The head office of the worldwide Prince Philip-launched WWF organization is strategically located in the secret banking enclave of Switzerland. WWF reported revenues in 2005 of US$121 million. Sitting on the current board of the Canadian branch of WWF are R B Matthews, president of Manitou Investments, which is deeply invested in mining concerns; Patricia Koval, a partner in powerful global law firm Torys LLP (alongside former Ontario Conservative Premier William Davis, no known relation to Glen); Bryce Hunter, chair of Huntro Investments, also involved in mining; and other top executives from AGF Management, Catalyst Paper Corp, J P Morgan, Morgan Stanley Canada, and Deloitte & Touche, as well as top executives from other leading banking and resource extraction companies. In a 2000 speech to members of the Davis Family Trust, Hummel offered that his first love, in the field of conservation, is the Canadian Barrens—the vast area between Hudson’s Bay and the MacKenzie River rich in minerals, including gold—containing perhaps the largest reserves of gold in the world according to analysts, though much of it remains inaccessible for now.

After meeting Hummel, Glen Davis, recent inheritor of what has been described as one of the largest personal fortunes in Canada (built up by his father through close association with Conrad Black, Henry Kissinger, and Richard Perle, through companies originally involved in resource extraction), also acquired a love for conservation and in particular for the Barrens area of Canada—the rich, largely untapped sea of resources first introduced to him by Hummel. He thereafter became a significant donor to Hummel’s WWF Canada fund, on whose board of directors sit the top executives of some of Canada’s—and the world’s—biggest resource extraction and banking companies, and began taking trips alone into the Barrens and becoming something of a world expert, with Hummel, on the region.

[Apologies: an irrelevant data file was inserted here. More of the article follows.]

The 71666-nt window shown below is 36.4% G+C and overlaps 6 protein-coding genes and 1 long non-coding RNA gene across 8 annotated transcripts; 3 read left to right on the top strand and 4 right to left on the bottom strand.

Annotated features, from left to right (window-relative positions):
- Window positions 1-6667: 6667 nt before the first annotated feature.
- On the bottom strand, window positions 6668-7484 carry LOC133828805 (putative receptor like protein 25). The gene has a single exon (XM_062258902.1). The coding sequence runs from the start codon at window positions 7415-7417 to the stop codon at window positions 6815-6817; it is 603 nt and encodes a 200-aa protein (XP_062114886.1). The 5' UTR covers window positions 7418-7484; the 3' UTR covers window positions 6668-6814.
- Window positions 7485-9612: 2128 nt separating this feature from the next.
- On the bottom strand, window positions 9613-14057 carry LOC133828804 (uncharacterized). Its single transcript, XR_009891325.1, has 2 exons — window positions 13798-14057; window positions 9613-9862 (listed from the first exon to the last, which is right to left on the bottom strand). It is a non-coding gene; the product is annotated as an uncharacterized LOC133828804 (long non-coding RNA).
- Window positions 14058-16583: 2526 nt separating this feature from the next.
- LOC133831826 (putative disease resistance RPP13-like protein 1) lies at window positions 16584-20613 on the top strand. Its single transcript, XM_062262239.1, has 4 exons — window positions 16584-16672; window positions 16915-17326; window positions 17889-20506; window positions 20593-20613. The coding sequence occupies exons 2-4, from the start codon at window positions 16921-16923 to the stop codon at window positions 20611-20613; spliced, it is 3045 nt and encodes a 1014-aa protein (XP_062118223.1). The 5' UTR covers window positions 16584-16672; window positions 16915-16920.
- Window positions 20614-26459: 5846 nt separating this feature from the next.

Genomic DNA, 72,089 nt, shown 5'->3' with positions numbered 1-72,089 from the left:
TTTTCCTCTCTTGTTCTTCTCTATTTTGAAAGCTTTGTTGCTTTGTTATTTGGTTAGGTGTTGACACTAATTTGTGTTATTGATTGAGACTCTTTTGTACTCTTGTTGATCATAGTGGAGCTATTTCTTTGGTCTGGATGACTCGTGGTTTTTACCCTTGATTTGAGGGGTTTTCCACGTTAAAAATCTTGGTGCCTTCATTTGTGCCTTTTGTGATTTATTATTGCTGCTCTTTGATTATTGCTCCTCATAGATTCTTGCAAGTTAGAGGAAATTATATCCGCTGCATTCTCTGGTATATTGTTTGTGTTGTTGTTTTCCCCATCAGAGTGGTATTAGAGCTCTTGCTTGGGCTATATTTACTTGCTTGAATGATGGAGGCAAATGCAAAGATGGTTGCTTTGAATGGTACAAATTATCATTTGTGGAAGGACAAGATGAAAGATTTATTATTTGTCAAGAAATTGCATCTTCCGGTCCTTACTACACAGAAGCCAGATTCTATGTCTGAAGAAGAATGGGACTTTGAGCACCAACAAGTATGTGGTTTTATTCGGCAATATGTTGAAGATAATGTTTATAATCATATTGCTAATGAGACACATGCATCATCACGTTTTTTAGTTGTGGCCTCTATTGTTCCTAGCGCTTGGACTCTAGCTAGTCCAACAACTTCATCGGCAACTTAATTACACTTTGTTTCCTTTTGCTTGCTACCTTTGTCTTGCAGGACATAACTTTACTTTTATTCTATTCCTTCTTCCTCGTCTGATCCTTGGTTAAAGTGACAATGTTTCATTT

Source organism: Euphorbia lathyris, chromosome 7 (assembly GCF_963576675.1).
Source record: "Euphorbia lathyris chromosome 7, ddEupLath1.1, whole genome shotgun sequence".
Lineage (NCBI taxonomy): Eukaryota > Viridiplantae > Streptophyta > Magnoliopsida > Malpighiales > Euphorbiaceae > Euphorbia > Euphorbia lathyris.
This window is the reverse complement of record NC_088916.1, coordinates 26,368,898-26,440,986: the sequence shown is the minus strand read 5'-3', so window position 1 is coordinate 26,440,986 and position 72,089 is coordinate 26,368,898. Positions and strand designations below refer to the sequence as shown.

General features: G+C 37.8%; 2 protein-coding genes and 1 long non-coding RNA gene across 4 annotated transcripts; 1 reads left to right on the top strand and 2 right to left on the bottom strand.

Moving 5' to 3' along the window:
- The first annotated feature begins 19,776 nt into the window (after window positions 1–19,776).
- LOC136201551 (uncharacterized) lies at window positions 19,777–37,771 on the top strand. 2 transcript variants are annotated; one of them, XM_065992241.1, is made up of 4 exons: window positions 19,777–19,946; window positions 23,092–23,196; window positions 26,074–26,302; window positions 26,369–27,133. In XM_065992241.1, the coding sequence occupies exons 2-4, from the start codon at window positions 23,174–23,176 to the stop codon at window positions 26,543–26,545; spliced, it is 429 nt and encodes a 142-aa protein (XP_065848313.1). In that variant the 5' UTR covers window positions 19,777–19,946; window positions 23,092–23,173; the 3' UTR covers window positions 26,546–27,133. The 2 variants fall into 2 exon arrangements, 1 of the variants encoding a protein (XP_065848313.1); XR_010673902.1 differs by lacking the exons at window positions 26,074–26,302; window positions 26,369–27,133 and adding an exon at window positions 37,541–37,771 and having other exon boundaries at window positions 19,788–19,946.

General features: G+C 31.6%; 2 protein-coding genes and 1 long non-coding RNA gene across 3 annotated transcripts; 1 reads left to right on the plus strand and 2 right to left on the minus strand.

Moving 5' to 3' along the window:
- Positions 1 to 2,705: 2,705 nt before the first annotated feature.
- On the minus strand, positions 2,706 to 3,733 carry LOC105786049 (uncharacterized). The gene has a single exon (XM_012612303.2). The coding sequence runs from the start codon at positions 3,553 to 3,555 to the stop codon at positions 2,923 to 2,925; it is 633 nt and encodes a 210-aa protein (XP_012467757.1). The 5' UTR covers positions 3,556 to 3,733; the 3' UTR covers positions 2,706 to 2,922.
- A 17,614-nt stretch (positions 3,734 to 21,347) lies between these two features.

A secretive man

Davis was shot in the basement garage of the building housing WWF Canada, immediately after a meeting in WWF offices. The man who called Davis’ father his mentor, Conrad Black, is currently on trial in Chicago on embezzlement charges arising from the intricate financial relationship between Hollinger, Argus, and Ravelston that Black set up with Glen Davis’ father as his guide and mentor 30 years ago.

Police say they have no leads in the murder of Glen Davis, and no motive. He has been honoured by leading environmental organiza-tions for his largesse, but was said to be a very secretive man.
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PostPosted: Mon Sep 21, 2009 10:36 pm    Post subject: Reply with quote

The difference between their riches and the ordinary citizen was so out...